In-Game Benchmarks

Now we finally get into the in game performance and that is the main reason people pick up a new video card. To test things out I ran through our new benchmark suite that tests 12 games at three different resolutions (1080p, 1440p, and 4k). I also slipped in a few variations on the same games for comparisons like DX11 to DX12, OpenGL to Vulkan, and a couple of games are just tested at their highest setting and lower but still high detail options to show the performance difference when things are turned down slightly. In total, each video card is tested 54 times and that makes for a huge mess of graphs when you put them all together. To help with that I like to start off with these overall playability graphs that take all of the results and give an easier to read the result. I have one for each of the three resolutions and each is broken up into four FPS ranges. Under 30 FPS is considered unplayable, over 30 is playable but not ideal, over 60 is the sweet spot, and then over 120 FPS is for high refresh rate monitors. This covers all of the games tested except Final Fantasy XV that we have a score rather than an FPS because they like to be different.

So how did the MSI RTX 2060 Gaming Z perform? Well like with the RTX 2060 Founders Edition 1080p performance was great with 12 games in over 60 FPS, 3 more all the way up over 120 FPS and just two in the 30-60 range. That means even at their highest settings they were all playable and most were in the sweet spot and above. 1440p was similar with two more games dropping down into the 30-60 range that is playable but could use an adjustment for nice smooth gameplay. Then at 4k, it fell on its face with only 3 games smooth, 3 games unplayable, and 11 needing some adjustment to get from that playable but rough range. Funny enough, the clock speed improvement of the Gaming Z over the Founders Edition wasn’t enough to change any of these general results, they both were exactly the same here. I will have to dive into the numbers more to see what kind of difference it made.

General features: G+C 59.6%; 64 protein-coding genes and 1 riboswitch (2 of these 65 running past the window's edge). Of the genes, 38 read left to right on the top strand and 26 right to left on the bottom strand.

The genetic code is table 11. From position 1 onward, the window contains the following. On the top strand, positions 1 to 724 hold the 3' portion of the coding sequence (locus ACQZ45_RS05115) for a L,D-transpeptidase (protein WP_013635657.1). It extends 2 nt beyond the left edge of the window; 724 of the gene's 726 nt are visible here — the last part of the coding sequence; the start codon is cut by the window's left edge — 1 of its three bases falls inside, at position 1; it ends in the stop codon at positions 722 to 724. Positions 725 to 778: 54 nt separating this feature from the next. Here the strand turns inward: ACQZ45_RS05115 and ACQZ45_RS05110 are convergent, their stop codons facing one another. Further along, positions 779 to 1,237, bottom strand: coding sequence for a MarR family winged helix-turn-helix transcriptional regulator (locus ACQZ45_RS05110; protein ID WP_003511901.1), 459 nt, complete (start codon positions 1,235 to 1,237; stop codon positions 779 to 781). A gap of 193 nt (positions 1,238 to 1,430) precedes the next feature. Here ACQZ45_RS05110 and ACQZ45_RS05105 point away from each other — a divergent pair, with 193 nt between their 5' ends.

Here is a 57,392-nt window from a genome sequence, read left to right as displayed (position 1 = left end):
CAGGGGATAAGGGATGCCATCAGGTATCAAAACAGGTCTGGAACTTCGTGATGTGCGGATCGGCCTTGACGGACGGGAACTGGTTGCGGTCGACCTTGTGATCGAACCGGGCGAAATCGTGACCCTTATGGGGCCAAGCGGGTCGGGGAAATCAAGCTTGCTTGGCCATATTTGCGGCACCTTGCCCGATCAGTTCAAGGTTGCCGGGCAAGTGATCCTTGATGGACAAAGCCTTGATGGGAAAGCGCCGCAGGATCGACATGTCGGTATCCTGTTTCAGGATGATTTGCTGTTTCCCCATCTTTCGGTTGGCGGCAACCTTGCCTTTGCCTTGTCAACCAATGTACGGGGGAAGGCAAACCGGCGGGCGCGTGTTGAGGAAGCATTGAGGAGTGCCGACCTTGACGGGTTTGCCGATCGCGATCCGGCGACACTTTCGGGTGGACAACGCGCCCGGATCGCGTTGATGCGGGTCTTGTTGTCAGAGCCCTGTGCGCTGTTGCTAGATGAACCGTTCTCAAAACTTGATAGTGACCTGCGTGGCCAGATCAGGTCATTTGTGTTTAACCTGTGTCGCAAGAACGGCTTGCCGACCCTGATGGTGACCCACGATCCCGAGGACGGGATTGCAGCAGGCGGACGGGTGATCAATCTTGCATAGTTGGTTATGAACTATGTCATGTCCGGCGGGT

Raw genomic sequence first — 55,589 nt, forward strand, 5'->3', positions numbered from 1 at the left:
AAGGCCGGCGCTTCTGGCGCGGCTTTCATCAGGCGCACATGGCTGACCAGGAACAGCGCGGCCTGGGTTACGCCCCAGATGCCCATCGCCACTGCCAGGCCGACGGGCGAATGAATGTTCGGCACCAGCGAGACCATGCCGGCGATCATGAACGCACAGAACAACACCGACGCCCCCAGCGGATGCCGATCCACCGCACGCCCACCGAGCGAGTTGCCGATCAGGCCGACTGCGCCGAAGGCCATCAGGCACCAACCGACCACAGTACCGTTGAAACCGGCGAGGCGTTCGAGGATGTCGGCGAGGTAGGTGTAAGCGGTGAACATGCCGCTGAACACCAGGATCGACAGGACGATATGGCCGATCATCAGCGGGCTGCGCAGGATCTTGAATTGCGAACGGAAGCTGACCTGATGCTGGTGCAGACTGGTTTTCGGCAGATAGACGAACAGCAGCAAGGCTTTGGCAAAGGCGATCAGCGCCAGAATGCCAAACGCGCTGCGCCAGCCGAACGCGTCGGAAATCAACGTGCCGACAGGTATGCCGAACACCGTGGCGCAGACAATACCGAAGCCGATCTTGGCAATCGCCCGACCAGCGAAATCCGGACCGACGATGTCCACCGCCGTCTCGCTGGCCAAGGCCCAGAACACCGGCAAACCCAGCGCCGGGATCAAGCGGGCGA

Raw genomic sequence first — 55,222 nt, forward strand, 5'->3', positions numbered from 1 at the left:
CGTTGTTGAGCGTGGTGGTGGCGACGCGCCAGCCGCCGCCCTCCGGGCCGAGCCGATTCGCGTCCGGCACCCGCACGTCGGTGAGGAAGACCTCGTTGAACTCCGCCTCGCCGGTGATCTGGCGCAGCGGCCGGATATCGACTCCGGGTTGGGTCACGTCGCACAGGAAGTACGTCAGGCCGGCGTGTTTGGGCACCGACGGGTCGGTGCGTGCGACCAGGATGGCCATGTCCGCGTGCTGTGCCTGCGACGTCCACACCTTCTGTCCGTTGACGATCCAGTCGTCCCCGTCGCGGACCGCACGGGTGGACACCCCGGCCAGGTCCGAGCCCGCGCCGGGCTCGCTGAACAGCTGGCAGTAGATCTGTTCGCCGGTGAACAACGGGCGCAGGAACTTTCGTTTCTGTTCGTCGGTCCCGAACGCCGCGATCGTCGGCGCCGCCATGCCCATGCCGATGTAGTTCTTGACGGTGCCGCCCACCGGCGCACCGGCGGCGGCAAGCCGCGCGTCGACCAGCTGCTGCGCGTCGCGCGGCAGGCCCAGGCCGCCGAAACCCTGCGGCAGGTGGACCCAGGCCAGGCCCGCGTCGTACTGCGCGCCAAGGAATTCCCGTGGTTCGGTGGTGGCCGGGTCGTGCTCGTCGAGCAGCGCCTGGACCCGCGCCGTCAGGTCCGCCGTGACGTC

Before diving into all of the testing, I wanted to take a look at Final Fantasy. This wasn’t included in our FPS range results because the benchmark only provides a score, not an any average FPS results. That said at 1080p and 4k the RTX 2060 Gaming Z finally beat the GTX 1080 where with the Founders Edition it came in just below. I also tested using DLSS vs TAA at 4k to get a look at the potential performance improvement that DLSS can provide when taking advantage of those extra Tensor cores that all of the RTX cards have. Like I said earlier there are some questions on if DLSS in its full implantation looks better. But it is clear it does at least give a performance increase on all of the RTX cards. The extra clock speed of the MSI RTX 2060 helped even more with a nice bump over the Founders Edition.



So the bump from 1708 MHz boost clock of the Founders Edition up to 1830 MHz on the RTX 2060 Gaming Z translates to a small 2-5 FPS increase at 1080p depending on the title. This was enough to put the Gaming Z to jump ahead of the GTX 1080 11Gbps in a few tests like DOOM OpenGL, and F1 2017. For others, it was enough to jump over the GTX 1070 Ti. So while not a huge performance increase, it did make a difference in the overall comparison. The RTX 2060 is still solidly above the GTX 1070 and on par with the GTX 1070 Ti in a lot of ways. Depending on what game it edges up past the GTX 1080, especially at Founders Edition speeds. As expected after seeing synthetic tests, DX12 games as favored, it breaks down faster than the GTX 1070 Ti in DX12 titles and on par or just below in the DX11 titles.



















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